So much of cloud service news lately, Steve Job takes stages at WWDC (Apple’s annual Worldwide Developers Conference) in San Francisco yesterday to unveil new Apple products and one of it is called iCloud, an online storage service to wirelessly share your music, photos, email, calendars and other data between handheld gadget and home PC via Apple’s server. The iCloud stores content and wirelessly pushes it to all your devices, which in further explanation, users have no ability to stream that content from the cloud but has to be downloaded to each iOS device .
“Apple had the chance to really move the industry forward today with a cloud based streaming offering and they didn’t. Huge disappointment. – Streaming Media blog”
Criticized by sections of the music industry for encouraging piracy, Michael Speck, who ran the music industry’s landmark, said Apple was “no better than the old p2p pirates”. Michael Speck already court case against file sharing network Kazaa and is now working on technologies to reduce piracy.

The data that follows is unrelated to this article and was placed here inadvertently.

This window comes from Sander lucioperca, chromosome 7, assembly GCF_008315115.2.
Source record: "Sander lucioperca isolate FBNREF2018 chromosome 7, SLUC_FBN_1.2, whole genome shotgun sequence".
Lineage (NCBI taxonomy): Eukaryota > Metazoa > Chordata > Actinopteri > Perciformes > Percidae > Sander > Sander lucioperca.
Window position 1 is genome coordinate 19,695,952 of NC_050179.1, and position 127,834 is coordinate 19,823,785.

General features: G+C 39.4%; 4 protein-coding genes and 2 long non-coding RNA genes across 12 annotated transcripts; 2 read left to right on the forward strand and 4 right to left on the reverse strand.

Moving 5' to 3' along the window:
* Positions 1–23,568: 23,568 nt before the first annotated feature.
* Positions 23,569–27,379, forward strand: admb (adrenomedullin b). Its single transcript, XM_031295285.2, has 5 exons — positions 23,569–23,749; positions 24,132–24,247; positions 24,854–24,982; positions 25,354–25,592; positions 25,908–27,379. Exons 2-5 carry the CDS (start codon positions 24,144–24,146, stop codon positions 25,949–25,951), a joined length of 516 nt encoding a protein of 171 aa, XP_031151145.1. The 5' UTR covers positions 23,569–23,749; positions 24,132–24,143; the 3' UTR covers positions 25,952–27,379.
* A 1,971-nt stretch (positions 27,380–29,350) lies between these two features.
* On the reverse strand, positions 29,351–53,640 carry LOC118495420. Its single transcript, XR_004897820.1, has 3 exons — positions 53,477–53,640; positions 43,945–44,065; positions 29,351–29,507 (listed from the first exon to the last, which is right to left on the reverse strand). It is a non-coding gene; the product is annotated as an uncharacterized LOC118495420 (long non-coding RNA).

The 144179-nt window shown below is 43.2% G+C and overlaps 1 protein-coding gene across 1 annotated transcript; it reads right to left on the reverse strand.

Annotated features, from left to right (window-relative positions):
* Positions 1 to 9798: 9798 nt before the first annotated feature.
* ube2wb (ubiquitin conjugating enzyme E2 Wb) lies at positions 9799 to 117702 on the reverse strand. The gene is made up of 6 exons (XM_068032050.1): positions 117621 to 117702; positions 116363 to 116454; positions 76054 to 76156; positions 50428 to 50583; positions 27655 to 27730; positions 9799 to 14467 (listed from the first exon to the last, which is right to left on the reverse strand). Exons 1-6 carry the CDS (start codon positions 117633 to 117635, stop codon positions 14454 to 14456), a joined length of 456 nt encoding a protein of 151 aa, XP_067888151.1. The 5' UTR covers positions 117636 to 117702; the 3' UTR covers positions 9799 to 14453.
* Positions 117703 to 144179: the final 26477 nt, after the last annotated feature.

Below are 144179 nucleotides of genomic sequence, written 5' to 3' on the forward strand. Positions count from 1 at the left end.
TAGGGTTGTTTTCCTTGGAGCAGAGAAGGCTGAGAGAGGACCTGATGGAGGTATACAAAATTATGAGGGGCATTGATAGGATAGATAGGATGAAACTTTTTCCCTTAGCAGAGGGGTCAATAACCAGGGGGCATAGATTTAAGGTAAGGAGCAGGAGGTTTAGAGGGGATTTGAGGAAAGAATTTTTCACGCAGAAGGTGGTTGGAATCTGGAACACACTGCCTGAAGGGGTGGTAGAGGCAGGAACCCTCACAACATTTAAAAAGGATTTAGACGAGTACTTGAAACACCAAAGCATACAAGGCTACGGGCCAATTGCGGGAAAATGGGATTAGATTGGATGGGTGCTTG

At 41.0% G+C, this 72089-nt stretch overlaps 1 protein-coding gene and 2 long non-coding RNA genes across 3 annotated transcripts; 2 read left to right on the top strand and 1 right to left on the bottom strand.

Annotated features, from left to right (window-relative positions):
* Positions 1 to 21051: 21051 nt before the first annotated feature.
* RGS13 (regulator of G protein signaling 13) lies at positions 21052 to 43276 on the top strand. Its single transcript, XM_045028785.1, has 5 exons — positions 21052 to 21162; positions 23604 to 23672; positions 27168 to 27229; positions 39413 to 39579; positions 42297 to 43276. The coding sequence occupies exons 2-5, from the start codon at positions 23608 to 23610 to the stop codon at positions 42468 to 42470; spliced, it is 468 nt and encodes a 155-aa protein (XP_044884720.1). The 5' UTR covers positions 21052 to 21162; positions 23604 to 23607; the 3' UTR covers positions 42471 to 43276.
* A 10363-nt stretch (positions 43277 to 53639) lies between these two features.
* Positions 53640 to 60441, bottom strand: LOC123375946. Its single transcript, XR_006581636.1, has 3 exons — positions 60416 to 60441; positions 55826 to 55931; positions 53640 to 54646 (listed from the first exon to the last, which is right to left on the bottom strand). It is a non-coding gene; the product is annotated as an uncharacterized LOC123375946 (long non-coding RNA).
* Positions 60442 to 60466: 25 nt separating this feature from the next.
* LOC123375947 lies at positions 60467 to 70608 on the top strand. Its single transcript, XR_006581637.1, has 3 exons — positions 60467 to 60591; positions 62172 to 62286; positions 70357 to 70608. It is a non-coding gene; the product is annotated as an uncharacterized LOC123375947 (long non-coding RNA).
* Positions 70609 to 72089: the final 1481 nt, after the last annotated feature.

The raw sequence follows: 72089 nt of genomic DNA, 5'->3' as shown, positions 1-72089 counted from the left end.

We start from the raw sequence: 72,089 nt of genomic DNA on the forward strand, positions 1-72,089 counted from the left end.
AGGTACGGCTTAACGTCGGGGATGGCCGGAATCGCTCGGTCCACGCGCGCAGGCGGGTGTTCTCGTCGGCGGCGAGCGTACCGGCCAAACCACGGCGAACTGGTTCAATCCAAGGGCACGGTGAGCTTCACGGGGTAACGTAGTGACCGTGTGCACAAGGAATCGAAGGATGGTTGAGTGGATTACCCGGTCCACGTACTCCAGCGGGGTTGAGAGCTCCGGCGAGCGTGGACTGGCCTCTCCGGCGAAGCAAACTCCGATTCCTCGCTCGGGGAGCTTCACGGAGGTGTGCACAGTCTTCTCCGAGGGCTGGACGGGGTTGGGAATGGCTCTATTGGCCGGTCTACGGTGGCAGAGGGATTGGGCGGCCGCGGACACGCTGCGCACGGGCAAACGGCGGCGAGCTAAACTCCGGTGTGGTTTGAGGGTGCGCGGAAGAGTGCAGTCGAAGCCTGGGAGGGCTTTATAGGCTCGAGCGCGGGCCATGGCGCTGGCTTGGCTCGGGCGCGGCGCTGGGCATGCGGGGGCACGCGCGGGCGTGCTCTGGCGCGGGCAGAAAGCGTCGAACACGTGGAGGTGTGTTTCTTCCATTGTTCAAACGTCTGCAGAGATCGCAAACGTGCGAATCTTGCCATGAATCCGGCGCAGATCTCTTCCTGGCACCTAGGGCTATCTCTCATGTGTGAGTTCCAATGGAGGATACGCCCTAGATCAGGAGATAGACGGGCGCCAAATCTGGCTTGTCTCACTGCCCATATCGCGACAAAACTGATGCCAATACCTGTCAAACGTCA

“no better than the old p2p pirates”
Even though Apple’s iCloud won’t launch until this fall, the beta version of iCloud is already built in to App Store and iTunes Store apps on Apple’s devices. It lets users view apps and songs they have already downloaded or purchased and add them to devices.
Currently only Amazon and Google offers cloud music services, but both require users to upload their entire collection to be able to listen to it on the Web. Since iCloud does not require the uploading of many gigabytes worth of music, will it be much easier for users?
“iCloud is more than just a hard drive in the sky” – Steve Jobs at WWDC
From the official site, iCloud is offering 5GB space for registered users, at free cost.